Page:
WHICH LAMB MAKES A DIFFERENCE

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John 1:29-42a

29 The next day John saw Jesus coming toward him and said, “Look, the Lamb of God, who takes away the sin of the world! 30 This is the one I meant when I said, ‘A man who comes after me has surpassed me because he was before me.’ 31 I myself did not know him, but the reason I came baptizing with water was that he might be revealed to Israel.”
32 Then John gave this testimony: “I saw the Spirit come down from heaven as a dove and remain on him. 33 I would not have known him, except that the one who sent me to baptize with water told me, ‘The man on whom you see the Spirit come down and remain is he who will baptize with the Holy Spirit.’ 34 I have seen and I testify that this is the Son of God.”

35 The next day John was there again with two of his disciples. 36 When he saw Jesus passing by, he said, “Look, the Lamb of God!”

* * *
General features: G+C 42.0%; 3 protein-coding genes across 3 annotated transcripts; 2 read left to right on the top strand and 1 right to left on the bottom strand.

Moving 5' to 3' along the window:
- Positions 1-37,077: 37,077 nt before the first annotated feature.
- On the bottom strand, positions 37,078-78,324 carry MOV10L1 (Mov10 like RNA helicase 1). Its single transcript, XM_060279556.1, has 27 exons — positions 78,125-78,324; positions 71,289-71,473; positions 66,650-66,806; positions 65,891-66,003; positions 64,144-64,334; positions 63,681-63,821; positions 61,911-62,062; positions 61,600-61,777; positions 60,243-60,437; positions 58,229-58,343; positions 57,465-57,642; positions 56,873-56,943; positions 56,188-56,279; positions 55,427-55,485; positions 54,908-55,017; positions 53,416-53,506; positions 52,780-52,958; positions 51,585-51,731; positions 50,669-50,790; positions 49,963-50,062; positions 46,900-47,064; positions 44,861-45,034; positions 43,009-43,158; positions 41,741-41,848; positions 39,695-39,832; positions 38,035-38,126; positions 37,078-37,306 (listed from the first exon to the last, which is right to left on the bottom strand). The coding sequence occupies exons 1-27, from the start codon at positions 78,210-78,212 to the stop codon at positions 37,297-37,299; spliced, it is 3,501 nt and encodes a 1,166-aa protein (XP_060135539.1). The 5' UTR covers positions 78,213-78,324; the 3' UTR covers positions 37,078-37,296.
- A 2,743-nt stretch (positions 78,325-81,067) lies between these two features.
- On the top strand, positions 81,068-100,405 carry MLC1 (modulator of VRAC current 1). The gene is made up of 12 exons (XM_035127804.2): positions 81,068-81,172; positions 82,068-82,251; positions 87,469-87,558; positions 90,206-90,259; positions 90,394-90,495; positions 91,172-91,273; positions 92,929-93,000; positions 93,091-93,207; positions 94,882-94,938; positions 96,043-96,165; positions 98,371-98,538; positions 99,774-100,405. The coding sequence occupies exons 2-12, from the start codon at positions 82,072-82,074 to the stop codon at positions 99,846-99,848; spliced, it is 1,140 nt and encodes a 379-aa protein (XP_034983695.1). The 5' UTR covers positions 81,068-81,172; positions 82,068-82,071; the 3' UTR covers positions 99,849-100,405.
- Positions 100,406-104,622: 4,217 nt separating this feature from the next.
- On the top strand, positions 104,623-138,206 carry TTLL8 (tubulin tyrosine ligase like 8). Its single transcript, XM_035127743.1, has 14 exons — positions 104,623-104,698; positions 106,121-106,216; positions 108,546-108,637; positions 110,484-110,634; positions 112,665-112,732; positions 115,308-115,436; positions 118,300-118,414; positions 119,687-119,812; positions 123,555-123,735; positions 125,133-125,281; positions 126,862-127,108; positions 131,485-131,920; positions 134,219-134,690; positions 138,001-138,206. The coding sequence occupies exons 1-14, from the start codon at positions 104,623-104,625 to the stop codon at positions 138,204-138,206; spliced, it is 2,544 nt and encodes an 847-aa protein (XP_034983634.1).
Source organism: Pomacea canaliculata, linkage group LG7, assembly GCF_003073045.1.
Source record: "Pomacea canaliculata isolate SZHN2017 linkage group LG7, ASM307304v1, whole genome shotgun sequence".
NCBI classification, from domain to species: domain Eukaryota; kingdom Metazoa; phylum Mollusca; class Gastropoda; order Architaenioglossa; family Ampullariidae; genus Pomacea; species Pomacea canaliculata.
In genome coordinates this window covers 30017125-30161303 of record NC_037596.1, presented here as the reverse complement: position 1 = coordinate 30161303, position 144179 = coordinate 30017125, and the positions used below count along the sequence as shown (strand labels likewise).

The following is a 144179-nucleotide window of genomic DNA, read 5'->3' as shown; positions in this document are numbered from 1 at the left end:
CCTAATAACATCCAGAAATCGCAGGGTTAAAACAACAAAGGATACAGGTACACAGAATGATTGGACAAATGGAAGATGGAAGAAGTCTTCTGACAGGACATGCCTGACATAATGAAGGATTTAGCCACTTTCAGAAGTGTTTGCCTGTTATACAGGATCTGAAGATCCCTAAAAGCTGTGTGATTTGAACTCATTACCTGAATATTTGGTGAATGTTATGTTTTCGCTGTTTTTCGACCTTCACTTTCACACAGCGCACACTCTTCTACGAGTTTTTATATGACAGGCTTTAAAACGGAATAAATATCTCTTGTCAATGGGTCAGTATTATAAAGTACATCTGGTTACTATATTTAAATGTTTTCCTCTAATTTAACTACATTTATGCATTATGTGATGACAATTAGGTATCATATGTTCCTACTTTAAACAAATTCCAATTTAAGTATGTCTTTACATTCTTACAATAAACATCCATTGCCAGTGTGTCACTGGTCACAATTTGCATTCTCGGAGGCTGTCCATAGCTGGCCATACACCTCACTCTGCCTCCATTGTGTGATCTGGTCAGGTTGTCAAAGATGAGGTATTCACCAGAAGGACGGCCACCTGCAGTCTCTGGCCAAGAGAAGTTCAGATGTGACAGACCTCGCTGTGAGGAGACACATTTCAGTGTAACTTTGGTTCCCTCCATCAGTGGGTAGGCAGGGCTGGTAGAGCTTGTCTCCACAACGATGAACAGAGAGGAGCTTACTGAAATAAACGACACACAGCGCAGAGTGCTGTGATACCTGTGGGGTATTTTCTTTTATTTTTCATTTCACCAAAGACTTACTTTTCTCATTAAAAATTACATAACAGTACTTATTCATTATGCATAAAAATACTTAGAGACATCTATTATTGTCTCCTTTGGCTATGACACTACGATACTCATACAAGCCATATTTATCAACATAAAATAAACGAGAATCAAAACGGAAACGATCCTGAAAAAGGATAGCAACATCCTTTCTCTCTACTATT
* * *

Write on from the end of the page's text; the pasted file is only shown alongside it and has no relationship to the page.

37 When the two disciples heard him say this, they followed Jesus. 38 Turning around, Jesus saw them following and asked, “What do you want?”
They said, “Rabbi” (which means Teacher), “where are you staying?”
39 “Come,” he replied, “and you will see.”
So they went and saw where he was staying, and spent that day with him. It was about the tenth hour.
40 Andrew, Simon Peter’s brother, was one of the two who heard what John had said and who had followed Jesus. 41 The first thing Andrew did was to find his brother Simon and tell him, “We have found the Messiah” (that is, the Christ). 42 And he brought him to Jesus.